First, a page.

Again, don’t fall for the temptation of blowing all your money as it comes in. It’s a temptation we all face, especially the first time we experience success. The risk is that you’ll want to pay off your car all at once, take a fancy vacation, or build that swimming pool out back with your newfound money. You should take a percentage of it and go have fun with it. You deserve it. You’ve built something successful and are entitled to enjoy it. But invest some of it for the lean times later, and keep a significant percentage aside for continuing and expanding your marketing efforts. That way, you’ll never find yourself without the money you need to continue fueling your business.

Let’s look at a few examples of people who’ve failed to follow that advice. My colleague Russ Von Hoelscher once found himself yielding to the temptation. When he first started to make a lot of money as a young man, in one year he bought a Chrysler Newport, then a Thunderbird, then a Cadillac-one after the other. He also bought a house and a number of other things before he realized he was overdoing it.

Here’s another example: I recently read about a man who played for the Houston Oilers football team and made about $70 million over an eight-year career. In 2012, he was arrested in a 7-11 store in a suburb of Houston, robbing a clerk of $300 at gunpoint. That’s a sad fall. For most people, $70 million would last a lifetime.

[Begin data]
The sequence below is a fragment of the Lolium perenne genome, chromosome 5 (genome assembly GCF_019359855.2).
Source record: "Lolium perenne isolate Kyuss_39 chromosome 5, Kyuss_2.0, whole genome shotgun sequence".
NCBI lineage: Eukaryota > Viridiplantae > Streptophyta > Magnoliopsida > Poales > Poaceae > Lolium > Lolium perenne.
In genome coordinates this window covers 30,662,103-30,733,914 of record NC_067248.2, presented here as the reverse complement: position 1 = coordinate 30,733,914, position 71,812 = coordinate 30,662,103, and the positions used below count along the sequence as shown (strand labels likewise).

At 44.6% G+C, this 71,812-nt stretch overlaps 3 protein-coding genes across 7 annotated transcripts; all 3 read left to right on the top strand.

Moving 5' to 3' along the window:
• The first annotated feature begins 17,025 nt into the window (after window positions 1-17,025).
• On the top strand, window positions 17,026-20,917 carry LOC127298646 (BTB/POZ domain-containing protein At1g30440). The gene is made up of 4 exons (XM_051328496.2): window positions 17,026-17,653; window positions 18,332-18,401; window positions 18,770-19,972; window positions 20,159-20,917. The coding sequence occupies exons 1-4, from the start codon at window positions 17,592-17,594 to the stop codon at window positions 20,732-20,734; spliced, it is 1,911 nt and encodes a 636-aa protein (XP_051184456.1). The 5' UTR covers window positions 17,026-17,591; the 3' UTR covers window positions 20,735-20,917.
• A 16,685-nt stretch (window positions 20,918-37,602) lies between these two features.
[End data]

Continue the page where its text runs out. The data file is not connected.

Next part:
Similarly, I had a good friend who got started with the direct response business, hit it big right out of the gate, and soon had thousands of dollars a month pouring in every month. Suddenly, he had more money than he’d ever made in his life. What did he do? He went and rented a huge office, filled it up with office furniture and a phone system, bought all kinds of other stuff-and then didn’t have any money to put back into the business. All of a sudden, he was broke. This is commonplace.

So spend your money, but make it serve you well so you can get more of it. Don’t blow it! Too many of us just don’t know how to handle money when we make a lot of it. If you need help, find a trustworthy financial planner to help you manage it.

If you want to learn how to make a lot of money in the first place, look at people like P.T. Barnum, people who have made careers of promoting big events. These people really have to know what they’re doing to get people to flock in. You can also learn a great deal from evangelists. Recently, I was flipping through channels on the TV when I came across an old Billy Graham Crusade on a show called Billy Graham Classics. Graham was an excellent motivational speaker, and I was struck by just how effective he was when speaking for the glory of Christ. He was at Madison Square Garden, and held 10,000-plus people in the palm of his hand. He was such a great messenger.

Pay attention to those people who know how to motivate, no matter their field, put their methods into action, and you will make lots of money. But again, be sure to set aside seed money for your next campaign before you start spending! It takes self discipline, but you have to do this. Put some of your money back into what made that money in the first place.